Construction Marketing

How to Find Your Brand’s Tone of Voice (for Content Marketing)

Your brand’s tone of voice is what sets you apart from the competition and can propel you in front of the clutter of content your consumers see every day. Essentially, the tone…

Estimated Read Time:  8 minutes


Tone of Voice In Content Strategy

Your brand’s tone of voice is what sets you apart from the competition and can propel you in front of the clutter of content your consumers see every day.

Essentially, the tone is how your content is written. It should illustrate how you feel about the subject being written, as well as how you want your readers to feel. For example, you could want them to be informed or maybe inspired, or you could want them to laugh or be entertained.  Your tone of voice you use shouldn’t be so much about what your business does, but who you are and the values you stand by. The tone will also allow for easy collaboration between teams that will ensure cohesive content even when it is written by different people.

While this can sound a little difficult, it’s really quite simple as long as you understand your business and your consumers.

So, when it comes to your content marketing, don’t be tone deaf.

Define Your Brand’s Personality

The personality of your brand is what will really set the tone when it comes to writing content.

Basically, it’s how you’re consumers perceive you in terms of human characteristics and how they relate to your brand. Marketing is all about making connections with your target audience and carefully cultivating your brand personality is a big part in that. Your content marketing is an extension of your brand, meaning it should be in-line with the personality you’ve created.

An exercise to help you define your brand personality word association. In a group setting, think of personality traits and adjectives that you believe are associated with your company. Are you reliable, efficient, or innovative? Serious or funny? Think of as many words as possible and then pick 5-10 keywords that define your brand. Incorporate these personalities into your content.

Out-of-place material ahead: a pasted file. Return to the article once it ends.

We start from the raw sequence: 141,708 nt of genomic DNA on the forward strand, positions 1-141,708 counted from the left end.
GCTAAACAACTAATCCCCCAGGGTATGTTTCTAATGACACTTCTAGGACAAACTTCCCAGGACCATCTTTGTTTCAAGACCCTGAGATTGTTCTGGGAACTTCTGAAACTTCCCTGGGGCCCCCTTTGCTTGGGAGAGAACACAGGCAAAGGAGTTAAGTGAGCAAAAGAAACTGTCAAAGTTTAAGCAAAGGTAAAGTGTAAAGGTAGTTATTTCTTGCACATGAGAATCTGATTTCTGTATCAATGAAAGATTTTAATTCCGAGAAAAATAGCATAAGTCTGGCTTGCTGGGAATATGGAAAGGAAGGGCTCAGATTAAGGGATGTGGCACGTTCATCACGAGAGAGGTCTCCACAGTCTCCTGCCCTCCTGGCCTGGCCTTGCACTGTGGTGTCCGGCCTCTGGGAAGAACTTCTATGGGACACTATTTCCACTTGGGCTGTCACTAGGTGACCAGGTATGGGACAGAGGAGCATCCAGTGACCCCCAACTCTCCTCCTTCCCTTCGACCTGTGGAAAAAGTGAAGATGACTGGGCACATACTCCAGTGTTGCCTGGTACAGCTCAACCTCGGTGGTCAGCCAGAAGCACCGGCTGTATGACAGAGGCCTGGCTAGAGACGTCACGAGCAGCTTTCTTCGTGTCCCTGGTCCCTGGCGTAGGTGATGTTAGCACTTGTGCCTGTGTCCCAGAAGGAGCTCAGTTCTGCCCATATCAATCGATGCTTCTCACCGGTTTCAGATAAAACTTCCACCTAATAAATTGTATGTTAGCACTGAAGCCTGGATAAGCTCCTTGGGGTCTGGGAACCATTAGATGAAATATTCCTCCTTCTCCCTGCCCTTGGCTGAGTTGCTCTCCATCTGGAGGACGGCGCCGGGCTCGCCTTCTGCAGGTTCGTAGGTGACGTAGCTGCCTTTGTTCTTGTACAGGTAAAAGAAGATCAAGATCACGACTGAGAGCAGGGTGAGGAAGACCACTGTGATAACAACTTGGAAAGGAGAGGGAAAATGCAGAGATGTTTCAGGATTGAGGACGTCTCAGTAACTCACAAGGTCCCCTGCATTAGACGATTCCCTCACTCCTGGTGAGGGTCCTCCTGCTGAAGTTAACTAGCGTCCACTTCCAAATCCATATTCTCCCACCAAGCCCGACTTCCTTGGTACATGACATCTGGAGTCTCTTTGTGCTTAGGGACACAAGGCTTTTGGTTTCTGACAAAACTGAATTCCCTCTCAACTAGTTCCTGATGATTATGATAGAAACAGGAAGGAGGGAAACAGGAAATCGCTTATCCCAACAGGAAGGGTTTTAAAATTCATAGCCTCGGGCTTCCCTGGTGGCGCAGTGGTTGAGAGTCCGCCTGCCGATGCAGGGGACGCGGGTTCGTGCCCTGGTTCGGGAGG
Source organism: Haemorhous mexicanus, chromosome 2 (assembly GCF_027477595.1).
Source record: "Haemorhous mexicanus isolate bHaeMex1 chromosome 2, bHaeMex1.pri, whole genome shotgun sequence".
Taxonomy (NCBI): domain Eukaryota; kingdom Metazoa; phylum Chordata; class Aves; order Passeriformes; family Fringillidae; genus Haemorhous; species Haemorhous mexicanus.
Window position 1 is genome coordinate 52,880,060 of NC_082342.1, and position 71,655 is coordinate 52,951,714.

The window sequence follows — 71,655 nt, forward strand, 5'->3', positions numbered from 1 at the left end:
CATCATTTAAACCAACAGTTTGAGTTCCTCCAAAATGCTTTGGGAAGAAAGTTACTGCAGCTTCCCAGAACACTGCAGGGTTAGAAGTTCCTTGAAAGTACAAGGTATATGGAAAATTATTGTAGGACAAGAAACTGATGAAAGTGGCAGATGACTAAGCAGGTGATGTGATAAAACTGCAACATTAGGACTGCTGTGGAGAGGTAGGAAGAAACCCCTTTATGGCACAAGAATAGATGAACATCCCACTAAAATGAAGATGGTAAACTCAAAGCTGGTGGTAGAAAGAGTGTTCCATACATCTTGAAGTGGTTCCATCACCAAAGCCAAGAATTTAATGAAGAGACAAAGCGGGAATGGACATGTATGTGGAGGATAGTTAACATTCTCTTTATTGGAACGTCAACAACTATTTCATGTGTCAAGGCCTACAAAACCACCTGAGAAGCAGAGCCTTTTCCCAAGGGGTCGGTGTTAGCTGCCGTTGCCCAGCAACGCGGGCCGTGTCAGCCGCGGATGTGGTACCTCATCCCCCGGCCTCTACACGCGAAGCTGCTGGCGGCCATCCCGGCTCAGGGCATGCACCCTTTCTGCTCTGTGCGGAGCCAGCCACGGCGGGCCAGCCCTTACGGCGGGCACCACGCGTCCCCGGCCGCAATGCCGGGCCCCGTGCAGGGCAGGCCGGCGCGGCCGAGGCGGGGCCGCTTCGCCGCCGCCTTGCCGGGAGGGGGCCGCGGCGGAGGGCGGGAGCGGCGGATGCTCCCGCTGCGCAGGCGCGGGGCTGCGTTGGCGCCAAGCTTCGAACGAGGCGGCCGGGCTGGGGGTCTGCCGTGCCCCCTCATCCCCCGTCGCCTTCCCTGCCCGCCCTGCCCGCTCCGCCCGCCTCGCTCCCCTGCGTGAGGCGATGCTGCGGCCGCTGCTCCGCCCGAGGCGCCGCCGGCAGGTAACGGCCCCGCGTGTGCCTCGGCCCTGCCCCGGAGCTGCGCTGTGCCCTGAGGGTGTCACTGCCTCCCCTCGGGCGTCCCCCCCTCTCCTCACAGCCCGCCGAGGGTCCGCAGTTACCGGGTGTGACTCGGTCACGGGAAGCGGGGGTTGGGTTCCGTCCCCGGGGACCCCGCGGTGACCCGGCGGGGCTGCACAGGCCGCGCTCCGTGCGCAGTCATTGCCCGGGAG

For example, think about content a law firm may create. They probably won’t want to be posting memes and making jokes because they won’t be taken seriously. Instead, they would work towards generating insightful, helpful, and formally written content that positions them as a professionally run set of lawyers who you can trust. This is because their brand personality is reliable, professional, and all business.

What about if your brand personality is something a little more laid back? Or, what if your offering is literally all about laying back? Eno Hammocks runs a blog that does a good job at being informal because hammocks are a fun offering. They have photo contests, outdoor adventure suggestions, and gear guides. They use exclamation points and words like ‘shenanigans’ and they don’t take themselves too seriously. Everything and more you would expect from a business whose offering is a fun product.

Eno’s blog is curates fun, helpful content revolved around their brand personality

Another exercise to try is ‘always-never’. With a group of in-house content creators, come up with a list of words that describe what your brand always is (examples: progressive, thought-provoking, driven, simple, concise). Then, come up with words that you don’t want your brand to be compared to (slow, inefficient, overwhelming, complicated, dull). This team activity will ensure that everyone is on the same page when it comes to the brand personality you want your content to convey.

Comparing your company to businesses in other industries can also help you define your personality as well. Assign everyone a different industry and have them choose a company that is analogous to your own and have them write down and explain why. Then, have them do the same thing for a competitor of that business. Go around the room and have everyone talk about who they chose and why. This exercise will help you discover what makes you stand out amongst your competitor and give you some ideas on how to refine your brand personality to set yourself apart.

Speak to Your Audience

Another option for helping you discover your tone is to think about how your employees who work directly with consumers interact with them.

For example, if the interactions are informal, say with a beer in hand and light conversation, then your content should be the same. Laid back, fun, and not too heavy.